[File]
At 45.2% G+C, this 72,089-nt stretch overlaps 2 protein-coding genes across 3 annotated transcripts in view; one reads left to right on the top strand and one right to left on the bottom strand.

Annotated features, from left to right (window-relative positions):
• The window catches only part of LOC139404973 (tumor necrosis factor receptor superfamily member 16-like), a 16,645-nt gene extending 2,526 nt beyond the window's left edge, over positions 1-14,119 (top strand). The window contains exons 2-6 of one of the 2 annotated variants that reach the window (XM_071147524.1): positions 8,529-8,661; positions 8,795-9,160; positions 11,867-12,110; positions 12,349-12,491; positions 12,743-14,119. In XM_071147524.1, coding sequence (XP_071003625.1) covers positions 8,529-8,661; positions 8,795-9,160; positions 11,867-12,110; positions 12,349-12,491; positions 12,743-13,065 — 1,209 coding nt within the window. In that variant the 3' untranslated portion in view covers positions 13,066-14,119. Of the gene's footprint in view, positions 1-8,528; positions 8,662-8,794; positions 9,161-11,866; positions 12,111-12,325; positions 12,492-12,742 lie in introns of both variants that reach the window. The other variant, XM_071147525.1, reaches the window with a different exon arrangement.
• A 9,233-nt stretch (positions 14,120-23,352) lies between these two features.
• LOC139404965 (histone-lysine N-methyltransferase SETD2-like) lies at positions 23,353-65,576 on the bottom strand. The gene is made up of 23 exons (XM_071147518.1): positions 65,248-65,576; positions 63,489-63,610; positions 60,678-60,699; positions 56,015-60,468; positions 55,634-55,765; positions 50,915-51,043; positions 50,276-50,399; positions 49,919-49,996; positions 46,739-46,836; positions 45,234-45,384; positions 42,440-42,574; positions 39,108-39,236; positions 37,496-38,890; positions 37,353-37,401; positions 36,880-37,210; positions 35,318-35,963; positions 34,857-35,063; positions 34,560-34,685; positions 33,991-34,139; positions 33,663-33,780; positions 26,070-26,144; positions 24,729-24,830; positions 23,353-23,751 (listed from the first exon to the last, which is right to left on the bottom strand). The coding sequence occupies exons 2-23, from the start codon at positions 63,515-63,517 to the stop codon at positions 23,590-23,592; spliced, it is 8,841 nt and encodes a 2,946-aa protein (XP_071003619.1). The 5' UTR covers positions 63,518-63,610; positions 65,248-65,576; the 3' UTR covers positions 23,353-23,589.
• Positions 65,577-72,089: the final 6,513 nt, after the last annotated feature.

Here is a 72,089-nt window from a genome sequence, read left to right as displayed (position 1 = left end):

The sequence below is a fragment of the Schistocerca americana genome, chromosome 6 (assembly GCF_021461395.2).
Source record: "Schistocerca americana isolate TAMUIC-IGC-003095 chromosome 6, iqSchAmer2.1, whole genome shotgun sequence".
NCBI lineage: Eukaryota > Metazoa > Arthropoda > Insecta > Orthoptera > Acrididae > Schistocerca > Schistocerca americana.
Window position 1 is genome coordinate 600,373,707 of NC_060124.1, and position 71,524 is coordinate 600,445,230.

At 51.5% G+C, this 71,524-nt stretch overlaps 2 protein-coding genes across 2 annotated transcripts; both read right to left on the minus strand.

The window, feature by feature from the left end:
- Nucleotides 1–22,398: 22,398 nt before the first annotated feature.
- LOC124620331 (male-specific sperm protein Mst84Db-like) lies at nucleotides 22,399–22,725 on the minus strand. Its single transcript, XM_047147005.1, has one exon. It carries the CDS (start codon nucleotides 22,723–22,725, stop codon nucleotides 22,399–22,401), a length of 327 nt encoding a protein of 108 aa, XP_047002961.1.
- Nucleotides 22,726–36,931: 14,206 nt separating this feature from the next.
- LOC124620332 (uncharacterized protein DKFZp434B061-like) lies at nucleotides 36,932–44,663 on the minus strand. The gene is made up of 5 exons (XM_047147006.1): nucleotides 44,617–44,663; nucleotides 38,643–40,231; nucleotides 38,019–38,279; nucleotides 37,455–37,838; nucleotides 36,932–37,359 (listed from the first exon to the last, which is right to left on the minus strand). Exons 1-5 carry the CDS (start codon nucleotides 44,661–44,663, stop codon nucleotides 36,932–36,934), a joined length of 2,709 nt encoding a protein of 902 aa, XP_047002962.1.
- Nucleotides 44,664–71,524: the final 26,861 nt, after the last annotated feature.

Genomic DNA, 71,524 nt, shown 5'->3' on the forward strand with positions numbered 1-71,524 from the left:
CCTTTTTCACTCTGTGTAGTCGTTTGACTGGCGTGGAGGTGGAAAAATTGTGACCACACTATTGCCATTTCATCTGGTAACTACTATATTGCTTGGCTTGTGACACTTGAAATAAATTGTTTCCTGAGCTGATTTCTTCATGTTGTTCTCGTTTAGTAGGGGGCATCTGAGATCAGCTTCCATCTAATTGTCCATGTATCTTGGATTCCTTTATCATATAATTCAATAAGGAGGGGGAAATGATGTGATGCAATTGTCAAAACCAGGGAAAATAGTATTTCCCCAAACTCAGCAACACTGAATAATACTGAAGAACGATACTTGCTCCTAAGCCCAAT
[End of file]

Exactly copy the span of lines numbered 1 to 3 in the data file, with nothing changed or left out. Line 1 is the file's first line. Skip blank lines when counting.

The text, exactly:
At 45.2% G+C, this 72,089-nt stretch overlaps 2 protein-coding genes across 3 annotated transcripts in view; one reads left to right on the top strand and one right to left on the bottom strand.

Annotated features, from left to right (window-relative positions):
• The window catches only part of LOC139404973 (tumor necrosis factor receptor superfamily member 16-like), a 16,645-nt gene extending 2,526 nt beyond the window's left edge, over positions 1-14,119 (top strand). The window contains exons 2-6 of one of the 2 annotated variants that reach the window (XM_071147524.1): positions 8,529-8,661; positions 8,795-9,160; positions 11,867-12,110; positions 12,349-12,491; positions 12,743-14,119. In XM_071147524.1, coding sequence (XP_071003625.1) covers positions 8,529-8,661; positions 8,795-9,160; positions 11,867-12,110; positions 12,349-12,491; positions 12,743-13,065 — 1,209 coding nt within the window. In that variant the 3' untranslated portion in view covers positions 13,066-14,119. Of the gene's footprint in view, positions 1-8,528; positions 8,662-8,794; positions 9,161-11,866; positions 12,111-12,325; positions 12,492-12,742 lie in introns of both variants that reach the window. The other variant, XM_071147525.1, reaches the window with a different exon arrangement.